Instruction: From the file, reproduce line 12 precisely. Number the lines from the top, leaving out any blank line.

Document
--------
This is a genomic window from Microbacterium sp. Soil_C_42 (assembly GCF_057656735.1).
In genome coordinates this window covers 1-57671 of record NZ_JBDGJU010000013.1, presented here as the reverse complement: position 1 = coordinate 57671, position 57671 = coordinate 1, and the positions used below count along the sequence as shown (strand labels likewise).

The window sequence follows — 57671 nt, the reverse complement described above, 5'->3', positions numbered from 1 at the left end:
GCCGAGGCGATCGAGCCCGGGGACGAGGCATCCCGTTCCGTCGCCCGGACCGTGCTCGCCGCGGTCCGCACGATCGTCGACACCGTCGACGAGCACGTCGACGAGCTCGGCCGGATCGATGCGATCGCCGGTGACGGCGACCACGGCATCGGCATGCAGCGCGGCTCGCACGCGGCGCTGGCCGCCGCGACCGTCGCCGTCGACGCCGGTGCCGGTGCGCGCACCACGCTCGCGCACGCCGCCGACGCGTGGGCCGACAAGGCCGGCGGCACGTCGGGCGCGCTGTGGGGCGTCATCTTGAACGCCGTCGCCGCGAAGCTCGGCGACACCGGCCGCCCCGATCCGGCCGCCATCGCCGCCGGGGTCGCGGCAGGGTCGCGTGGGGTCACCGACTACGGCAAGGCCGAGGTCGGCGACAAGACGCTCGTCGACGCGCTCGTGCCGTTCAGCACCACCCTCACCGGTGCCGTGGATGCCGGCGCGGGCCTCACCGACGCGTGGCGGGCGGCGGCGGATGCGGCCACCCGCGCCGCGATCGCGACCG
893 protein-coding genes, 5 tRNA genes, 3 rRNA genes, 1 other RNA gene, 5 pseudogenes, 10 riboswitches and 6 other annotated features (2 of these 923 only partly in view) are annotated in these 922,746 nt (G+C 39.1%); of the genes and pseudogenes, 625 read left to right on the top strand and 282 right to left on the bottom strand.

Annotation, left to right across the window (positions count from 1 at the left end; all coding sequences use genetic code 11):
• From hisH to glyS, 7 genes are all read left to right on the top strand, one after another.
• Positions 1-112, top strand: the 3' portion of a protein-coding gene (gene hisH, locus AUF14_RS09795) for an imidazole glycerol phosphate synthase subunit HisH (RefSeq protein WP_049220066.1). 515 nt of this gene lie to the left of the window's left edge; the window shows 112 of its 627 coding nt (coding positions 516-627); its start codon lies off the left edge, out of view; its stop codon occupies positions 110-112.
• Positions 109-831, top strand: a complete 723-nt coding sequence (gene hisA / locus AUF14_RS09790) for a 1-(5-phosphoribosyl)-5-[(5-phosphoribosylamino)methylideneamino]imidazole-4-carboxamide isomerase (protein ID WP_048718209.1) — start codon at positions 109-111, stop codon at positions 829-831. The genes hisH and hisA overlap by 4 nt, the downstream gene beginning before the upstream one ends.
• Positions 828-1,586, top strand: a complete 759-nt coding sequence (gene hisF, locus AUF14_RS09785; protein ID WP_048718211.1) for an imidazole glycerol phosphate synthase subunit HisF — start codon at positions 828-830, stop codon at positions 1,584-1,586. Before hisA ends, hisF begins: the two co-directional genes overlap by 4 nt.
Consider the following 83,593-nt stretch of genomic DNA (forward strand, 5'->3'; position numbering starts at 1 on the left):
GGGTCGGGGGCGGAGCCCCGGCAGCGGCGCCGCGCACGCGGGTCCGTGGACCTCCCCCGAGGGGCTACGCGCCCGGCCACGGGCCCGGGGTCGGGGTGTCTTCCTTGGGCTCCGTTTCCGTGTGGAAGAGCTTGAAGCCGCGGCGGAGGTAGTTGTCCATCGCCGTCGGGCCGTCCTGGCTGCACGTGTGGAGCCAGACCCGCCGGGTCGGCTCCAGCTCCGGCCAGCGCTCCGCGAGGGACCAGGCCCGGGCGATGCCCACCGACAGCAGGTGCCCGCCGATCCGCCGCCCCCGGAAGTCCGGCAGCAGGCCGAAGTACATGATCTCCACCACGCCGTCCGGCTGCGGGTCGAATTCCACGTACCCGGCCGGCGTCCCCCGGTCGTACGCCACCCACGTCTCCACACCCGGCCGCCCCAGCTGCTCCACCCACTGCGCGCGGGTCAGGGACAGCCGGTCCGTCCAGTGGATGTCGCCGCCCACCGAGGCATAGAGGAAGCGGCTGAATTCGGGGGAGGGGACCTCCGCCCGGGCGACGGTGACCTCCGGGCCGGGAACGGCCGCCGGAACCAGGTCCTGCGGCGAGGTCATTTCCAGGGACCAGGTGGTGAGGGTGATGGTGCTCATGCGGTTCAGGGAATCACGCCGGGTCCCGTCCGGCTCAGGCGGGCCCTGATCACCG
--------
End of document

GGGTCGGGGGCGGAGCCCCGGCAGCGGCGCCGCGCACGCGGGTCCGTGGACCTCCCCCGAGGGGCTACGCGCCCGGCCACGGGCCCGGGGTCGGGGTGTCTTCCTTGGGCTCCGTTTCCGTGTGGAAGAGCTTGAAGCCGCGGCGGAGGTAGTTGTCCATCGCCGTCGGGCCGTCCTGGCTGCACGTGTGGAGCCAGACCCGCCGGGTCGGCTCCAGCTCCGGCCAGCGCTCCGCGAGGGACCAGGCCCGGGCGATGCCCACCGACAGCAGGTGCCCGCCGATCCGCCGCCCCCGGAAGTCCGGCAGCAGGCCGAAGTACATGATCTCCACCACGCCGTCCGGCTGCGGGTCGAATTCCACGTACCCGGCCGGCGTCCCCCGGTCGTACGCCACCCACGTCTCCACACCCGGCCGCCCCAGCTGCTCCACCCACTGCGCGCGGGTCAGGGACAGCCGGTCCGTCCAGTGGATGTCGCCGCCCACCGAGGCATAGAGGAAGCGGCTGAATTCGGGGGAGGGGACCTCCGCCCGGGCGACGGTGACCTCCGGGCCGGGAACGGCCGCCGGAACCAGGTCCTGCGGCGAGGTCATTTCCAGGGACCAGGTGGTGAGGGTGATGGTGCTCATGCGGTTCAGGGAATCACGCCGGGTCCCGTCCGGCTCAGGCGGGCCCTGATCACCG